Habitat dioramas—the kind with a painted background, plants in the foreground, and an animated animal in mid-action—are generally credited to Carl Akeley, a taxidermist and expeditionist during the late 19th and early 20th centuries. Ironically, these museum displays were created, in part, to promote the conservation of the species that had been killed for display, highlighting the strange tension between animals as hunting trophies and creatures worthy of our empathy.
As Akeley saw it, though, the habitat diorama embodied a different tension, one between science and art. Akeley had become frustrated with the habitat-free, single-subject exhibition style common to most museums. If it were just about the animals, the older, curio-style displays would suffice—but Akeley wanted to give museum visitors a sense of the animal’s life, to animate the inanimate behind glass. On museum expeditions, he would measure the carcasses of his kills, preserve their hides with salt, and, once back at the museum, sculpt the animals’ musculature out of clay or plaster. Akeley’s 1890 muskrat diorama, which many consider the first specimen of the form he pioneered, is still viewable at the Milwaukee Public Museum, in an unassuming hallway near the bathroom.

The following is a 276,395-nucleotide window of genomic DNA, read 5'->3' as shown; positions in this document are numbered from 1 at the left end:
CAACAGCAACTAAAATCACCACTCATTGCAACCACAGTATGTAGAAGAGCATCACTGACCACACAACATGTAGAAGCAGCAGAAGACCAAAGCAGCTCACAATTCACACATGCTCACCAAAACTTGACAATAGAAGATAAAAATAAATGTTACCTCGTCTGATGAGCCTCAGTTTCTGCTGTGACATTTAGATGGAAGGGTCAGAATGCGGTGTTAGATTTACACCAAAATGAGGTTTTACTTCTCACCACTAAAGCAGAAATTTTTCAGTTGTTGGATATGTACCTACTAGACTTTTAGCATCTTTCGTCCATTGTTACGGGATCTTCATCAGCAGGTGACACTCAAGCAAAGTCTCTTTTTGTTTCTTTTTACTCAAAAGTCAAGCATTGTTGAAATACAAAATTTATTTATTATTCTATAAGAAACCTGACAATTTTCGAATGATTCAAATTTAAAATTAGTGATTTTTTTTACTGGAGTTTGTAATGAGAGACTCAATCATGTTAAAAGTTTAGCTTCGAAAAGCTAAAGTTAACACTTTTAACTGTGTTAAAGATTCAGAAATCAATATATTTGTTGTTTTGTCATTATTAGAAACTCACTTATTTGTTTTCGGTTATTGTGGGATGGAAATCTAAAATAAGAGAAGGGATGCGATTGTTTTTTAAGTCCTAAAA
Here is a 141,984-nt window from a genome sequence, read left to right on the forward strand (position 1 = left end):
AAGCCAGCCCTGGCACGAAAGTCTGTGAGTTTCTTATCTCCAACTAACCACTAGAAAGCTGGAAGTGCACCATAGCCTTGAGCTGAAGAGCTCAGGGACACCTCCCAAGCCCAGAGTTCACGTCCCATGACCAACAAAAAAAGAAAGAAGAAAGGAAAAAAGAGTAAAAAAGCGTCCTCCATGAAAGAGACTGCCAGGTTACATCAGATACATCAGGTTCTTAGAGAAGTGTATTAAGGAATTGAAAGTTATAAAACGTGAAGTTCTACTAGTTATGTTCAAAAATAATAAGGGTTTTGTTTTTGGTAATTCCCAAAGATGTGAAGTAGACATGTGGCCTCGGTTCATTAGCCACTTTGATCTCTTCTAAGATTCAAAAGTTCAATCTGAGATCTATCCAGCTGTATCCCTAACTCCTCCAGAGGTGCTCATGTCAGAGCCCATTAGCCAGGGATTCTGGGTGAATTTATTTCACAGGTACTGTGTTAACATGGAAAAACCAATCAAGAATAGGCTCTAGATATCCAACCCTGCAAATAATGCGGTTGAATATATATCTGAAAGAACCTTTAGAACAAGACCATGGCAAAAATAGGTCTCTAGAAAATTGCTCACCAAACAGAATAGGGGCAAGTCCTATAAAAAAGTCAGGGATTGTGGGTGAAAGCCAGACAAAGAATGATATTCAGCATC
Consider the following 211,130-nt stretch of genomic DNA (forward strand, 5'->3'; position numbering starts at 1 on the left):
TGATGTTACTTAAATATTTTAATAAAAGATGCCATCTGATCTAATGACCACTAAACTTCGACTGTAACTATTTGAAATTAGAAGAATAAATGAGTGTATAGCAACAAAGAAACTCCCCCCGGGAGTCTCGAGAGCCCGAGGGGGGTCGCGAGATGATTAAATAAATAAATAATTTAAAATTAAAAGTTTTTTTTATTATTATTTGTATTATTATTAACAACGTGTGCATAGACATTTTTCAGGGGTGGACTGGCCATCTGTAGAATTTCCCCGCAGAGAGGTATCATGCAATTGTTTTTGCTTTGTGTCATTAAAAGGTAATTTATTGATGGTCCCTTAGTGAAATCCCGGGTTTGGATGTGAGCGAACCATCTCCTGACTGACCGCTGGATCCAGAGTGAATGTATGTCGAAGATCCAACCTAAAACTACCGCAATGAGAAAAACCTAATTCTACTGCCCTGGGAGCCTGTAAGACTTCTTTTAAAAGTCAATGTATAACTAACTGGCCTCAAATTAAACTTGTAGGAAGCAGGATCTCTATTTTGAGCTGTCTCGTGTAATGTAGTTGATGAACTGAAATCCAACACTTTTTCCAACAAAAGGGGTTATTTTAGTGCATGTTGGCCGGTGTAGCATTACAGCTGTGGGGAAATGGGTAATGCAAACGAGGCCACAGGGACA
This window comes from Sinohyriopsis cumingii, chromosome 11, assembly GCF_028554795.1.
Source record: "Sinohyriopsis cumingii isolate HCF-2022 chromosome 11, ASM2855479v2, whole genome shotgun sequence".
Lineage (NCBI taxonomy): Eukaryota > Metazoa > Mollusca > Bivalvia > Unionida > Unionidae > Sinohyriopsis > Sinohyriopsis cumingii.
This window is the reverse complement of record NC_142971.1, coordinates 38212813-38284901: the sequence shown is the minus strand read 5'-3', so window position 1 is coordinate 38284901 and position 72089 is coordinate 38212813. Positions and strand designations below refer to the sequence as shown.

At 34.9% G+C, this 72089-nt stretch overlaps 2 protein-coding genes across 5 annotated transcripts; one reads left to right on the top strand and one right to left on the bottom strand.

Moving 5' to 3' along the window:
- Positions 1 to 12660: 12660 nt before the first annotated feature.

The artful representation of the habitat is part of the narrative of dioramas. From the muskrats on, Akeley was careful to create animacy in his taxidermy, crafting habitats that conveyed both realism and emotion. On his plan for the American Museum of Natural History’s gorilla diorama, Akeley wrote: “I have been constantly aware of the rapid and disconcerting disappearance of African wildlife. [This] gave rise to the vision of the culmination of my work in a great museum exhibit, artistically conceived, which should perpetuate the animal life, the native customs, and the scenic beauties of Africa.” Both the real (animal skins and habitat details like plants) and the rendered (how the human artist interprets and frames the animal) work together to provide the narratives of habitat dioramas.
Around the turn of the 20th century, museum expeditions like Akeley’s hunted and killed a staggering number of animals around the world. For Americans, the timing of this newfound access to animals—transformed from from wild and possibly dangerous, creatures to mummified curios—was especially poignant. The 1893 Chicago Columbian Exposition, which debuted some of the first major habitat dioramas, was also the setting of Frederick Jackson Turner’s declaration that the American West had been closed.